House Speaker Nancy Pelosi says President Donald Trump has killed people by the way he has conducted himself during the coronavirus crisis, and, look, I am not going to say in reply that she has killed anybody.
But I will say this. She has consistently helped thwart the American good over the past several years, and she is doing it right now, not just by her divisiveness, but by having held up a $2 trillion rescue bill and trying to make parts of it obstacles to success.
It was in a CNN interview that she said Trump's "denial (of the virus threat) at the beginning was deadly," that he has more recently cost lives by making things seem better than they are and by fiddling around.
Clearly, Trump was too casual early on, but understand that states and the Centers for Disease Control can act without his authority and that the bumbling of the administrative state has more than a little to answer for. Congress was laggard, too. When Sen. Lamar Alexander held an early Senate session on the virus, attention was lacking because of a constitutionally suspect, politically driven impeachment quest.
Trump finally got serious. He managed in an excellent if widely berated speech to set things right. Yes, he did make factual errors promptly corrected, but he put Vice President Mike Pence in charge of a special panel, and here is a three-c kind of guy, calm, cool and collected. Trump also selected Drs. Anthony Fauci and Deborah Birx to sit at the top of the panel, two brilliant, articulate, self-possessed experts.
Through daily, televised press conferences plus other appearances, they have helped explain what is going on, the dangers involved and what the most reliable estimates of the moment tell us the future might hold. Trump is there, too, and his approval numbers have gone up as the sessions get high ratings.
The announcements and explanations are serving a highly needed purpose, but Trump himself keeps getting things wrong. That's not good, but ending TV coverage, as some want, wouldn't be, either. Also, understand that his hoping to end social distancing guidelines by Easter was not voiced as some kind of absolute that, by the way, states would be free to ignore. Still, less of Trump's wagging tongue could end hurricane reactions.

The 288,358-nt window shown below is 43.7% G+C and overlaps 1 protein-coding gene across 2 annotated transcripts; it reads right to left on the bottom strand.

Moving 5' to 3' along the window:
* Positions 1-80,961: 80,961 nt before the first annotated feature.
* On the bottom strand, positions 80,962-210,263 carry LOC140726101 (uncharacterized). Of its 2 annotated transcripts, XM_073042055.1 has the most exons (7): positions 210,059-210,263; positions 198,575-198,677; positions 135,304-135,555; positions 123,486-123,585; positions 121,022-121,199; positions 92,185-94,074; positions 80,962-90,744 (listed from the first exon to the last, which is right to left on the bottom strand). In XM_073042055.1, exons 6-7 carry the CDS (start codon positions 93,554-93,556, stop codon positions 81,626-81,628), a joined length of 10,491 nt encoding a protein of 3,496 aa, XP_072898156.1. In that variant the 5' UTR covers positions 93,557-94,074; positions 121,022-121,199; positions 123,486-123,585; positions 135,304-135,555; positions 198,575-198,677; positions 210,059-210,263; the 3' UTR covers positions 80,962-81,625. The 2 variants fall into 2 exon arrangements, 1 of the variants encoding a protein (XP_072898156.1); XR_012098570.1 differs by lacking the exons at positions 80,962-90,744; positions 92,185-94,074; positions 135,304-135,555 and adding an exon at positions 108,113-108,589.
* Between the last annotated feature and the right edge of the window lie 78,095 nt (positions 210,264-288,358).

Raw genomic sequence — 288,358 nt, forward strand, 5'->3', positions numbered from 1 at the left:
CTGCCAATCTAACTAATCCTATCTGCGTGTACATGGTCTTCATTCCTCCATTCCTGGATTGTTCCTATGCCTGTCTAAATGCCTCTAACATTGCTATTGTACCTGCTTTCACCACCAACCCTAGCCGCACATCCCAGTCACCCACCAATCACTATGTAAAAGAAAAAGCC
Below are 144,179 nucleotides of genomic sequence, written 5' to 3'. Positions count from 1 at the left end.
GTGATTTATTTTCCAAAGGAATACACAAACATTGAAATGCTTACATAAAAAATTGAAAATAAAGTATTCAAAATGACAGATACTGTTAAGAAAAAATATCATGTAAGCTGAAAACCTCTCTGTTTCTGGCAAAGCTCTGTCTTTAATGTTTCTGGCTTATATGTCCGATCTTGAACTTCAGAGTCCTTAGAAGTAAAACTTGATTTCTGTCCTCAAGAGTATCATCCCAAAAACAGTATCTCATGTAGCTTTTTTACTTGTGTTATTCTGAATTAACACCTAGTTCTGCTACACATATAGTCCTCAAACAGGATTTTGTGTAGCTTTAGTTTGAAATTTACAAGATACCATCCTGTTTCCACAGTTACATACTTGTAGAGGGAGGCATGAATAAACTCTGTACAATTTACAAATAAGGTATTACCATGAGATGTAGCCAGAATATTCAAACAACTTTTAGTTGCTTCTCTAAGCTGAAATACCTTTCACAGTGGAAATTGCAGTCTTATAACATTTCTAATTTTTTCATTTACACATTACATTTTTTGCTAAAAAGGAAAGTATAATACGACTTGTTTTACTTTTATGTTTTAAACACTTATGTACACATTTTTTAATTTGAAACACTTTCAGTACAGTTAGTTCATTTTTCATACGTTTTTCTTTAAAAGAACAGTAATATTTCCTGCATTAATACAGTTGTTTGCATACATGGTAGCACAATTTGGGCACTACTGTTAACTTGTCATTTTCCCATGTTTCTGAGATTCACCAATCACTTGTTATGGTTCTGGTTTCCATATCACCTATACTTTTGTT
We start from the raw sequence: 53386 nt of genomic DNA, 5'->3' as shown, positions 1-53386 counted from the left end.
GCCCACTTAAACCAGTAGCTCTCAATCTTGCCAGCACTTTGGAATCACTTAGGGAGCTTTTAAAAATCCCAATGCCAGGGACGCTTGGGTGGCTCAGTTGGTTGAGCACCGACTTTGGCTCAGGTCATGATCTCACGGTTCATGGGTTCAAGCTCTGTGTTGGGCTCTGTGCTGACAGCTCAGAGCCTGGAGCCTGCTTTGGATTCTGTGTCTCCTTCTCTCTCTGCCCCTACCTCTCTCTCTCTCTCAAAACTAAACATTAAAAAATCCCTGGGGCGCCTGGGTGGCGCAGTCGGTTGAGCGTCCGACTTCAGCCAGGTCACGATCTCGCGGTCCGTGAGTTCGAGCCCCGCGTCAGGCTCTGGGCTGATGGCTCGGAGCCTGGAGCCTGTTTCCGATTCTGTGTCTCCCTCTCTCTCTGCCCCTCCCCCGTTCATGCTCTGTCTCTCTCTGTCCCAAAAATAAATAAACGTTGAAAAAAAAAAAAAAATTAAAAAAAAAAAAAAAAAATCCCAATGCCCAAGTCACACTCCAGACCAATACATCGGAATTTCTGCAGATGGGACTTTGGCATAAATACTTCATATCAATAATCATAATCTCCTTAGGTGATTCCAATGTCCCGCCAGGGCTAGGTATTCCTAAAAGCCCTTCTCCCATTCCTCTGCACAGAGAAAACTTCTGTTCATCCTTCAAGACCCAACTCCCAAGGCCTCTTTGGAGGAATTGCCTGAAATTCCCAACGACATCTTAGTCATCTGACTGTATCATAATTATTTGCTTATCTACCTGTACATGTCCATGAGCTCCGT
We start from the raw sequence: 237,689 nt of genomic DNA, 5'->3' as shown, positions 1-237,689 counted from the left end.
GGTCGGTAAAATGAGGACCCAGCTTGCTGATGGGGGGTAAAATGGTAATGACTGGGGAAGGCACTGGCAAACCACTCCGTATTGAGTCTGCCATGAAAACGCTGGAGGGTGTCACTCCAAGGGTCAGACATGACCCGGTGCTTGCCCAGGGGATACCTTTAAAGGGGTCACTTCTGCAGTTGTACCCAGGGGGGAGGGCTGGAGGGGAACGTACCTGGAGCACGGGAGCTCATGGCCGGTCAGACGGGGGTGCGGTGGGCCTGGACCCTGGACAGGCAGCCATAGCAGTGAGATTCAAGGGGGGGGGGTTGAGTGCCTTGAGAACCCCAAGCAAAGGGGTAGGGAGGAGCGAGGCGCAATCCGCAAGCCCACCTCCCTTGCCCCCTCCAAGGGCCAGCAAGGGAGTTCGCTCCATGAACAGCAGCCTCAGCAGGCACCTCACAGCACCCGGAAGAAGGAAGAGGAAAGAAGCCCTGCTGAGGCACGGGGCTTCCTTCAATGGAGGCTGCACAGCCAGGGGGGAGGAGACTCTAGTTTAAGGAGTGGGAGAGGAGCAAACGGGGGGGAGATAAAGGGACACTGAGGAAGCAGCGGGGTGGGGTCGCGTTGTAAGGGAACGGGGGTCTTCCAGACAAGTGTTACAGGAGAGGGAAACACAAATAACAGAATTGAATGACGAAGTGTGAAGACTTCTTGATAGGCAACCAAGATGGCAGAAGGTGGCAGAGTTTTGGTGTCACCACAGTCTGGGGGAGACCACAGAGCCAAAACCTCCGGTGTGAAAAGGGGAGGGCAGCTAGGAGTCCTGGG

The last thing Trump has been is the main thing the left insists he is: authoritarian. At the urging of some of the same leftists and others, he did assume war powers to get General Motors to make more ventilators. But if you want a real authoritarian, look at Mayor Bill de Blasio of New York City telling synagogues that, if they keep having services, he will shut them down not just for a while, but permanently.
Given all kinds of entanglements, including regulations imposed by predecessors, Trump has helped edge us ever closer to what is needed. I do think it was a mistake to end the auto emissions rules, but remember this high point: Trump helped win Democratic cooperation on a $2 trillion bill to help those whose health and pocketbooks have been most afflicted.
Well, not cooperation from Pelosi. This lady, who majors in delays and ripping things apart, held the bill up for days as people were suffering and the economy was worsening. She longed for irrelevancies, such as mandating labor union representation on corporate boards and addressing climate change in ways interfering with fixing things now."
Some horrible virus predictions are out there right now even as our health workers are some of the most incredible heroes America has ever seen. I don't think Pelosi will ever be a hero, but she might want to focus on defeating coronavirus instead of using it to satisfy her long-term policy druthers and defeating Trump.
Jay Ambrose is an op-ed columnist for Tribune News Service.
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